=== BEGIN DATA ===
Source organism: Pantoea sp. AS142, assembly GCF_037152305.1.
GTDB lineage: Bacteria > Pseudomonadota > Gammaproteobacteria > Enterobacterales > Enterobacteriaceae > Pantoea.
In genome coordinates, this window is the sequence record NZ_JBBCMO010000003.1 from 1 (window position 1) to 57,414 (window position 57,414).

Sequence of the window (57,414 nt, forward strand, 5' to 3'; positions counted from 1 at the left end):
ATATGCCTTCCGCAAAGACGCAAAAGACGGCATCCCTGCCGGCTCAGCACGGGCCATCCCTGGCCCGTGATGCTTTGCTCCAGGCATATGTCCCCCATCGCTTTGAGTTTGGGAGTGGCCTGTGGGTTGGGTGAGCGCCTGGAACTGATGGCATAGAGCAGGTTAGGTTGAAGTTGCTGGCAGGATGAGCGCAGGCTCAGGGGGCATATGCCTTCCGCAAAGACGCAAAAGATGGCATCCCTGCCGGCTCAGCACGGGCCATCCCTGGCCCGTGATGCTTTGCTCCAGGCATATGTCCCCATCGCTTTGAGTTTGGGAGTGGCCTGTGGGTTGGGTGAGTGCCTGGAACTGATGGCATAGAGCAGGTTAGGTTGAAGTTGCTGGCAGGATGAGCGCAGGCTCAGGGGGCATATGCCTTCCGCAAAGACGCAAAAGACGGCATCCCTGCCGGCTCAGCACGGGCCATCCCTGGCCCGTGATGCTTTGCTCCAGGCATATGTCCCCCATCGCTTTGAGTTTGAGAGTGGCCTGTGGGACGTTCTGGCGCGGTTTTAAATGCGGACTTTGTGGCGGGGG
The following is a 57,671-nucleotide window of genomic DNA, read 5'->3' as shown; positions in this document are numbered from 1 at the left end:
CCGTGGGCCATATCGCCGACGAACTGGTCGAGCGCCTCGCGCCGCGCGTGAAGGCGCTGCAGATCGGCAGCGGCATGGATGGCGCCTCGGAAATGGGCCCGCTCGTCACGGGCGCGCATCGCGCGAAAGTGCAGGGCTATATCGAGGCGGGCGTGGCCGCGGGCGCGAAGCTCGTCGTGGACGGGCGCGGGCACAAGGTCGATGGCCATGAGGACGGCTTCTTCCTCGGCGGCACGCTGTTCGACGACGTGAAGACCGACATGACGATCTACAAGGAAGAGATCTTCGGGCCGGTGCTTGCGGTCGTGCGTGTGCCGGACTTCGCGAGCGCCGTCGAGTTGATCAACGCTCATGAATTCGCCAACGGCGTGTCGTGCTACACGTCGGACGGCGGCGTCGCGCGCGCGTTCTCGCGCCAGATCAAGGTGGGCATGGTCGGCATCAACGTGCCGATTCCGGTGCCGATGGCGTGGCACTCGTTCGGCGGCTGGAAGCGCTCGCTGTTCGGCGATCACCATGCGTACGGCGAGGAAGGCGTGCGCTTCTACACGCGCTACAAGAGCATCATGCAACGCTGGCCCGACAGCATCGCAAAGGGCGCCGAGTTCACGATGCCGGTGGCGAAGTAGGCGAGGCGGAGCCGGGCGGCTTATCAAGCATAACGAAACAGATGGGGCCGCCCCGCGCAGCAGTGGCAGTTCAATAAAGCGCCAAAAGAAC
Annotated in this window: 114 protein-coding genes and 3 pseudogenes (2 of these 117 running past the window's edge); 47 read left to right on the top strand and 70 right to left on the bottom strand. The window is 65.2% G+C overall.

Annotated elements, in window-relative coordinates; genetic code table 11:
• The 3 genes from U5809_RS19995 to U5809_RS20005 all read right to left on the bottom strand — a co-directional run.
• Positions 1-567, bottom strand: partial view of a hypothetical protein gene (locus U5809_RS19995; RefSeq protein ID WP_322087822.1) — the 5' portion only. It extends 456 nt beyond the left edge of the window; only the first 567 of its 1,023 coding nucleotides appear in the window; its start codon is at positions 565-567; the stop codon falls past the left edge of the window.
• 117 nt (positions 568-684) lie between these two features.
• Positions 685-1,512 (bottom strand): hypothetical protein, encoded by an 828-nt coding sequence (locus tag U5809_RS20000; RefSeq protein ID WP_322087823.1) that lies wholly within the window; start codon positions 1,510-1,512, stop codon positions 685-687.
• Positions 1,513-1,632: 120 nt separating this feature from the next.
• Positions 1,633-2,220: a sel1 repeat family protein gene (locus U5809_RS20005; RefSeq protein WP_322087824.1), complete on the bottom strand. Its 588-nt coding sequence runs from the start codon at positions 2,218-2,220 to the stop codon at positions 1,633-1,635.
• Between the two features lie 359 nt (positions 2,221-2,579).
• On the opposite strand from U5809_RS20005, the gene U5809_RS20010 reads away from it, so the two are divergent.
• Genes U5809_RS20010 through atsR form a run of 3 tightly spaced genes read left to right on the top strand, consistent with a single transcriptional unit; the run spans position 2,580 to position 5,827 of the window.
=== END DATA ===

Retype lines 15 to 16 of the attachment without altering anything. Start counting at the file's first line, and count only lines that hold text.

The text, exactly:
• Positions 1,633-2,220: a sel1 repeat family protein gene (locus U5809_RS20005; RefSeq protein WP_322087824.1), complete on the bottom strand. Its 588-nt coding sequence runs from the start codon at positions 2,218-2,220 to the stop codon at positions 1,633-1,635.
• Between the two features lie 359 nt (positions 2,221-2,579).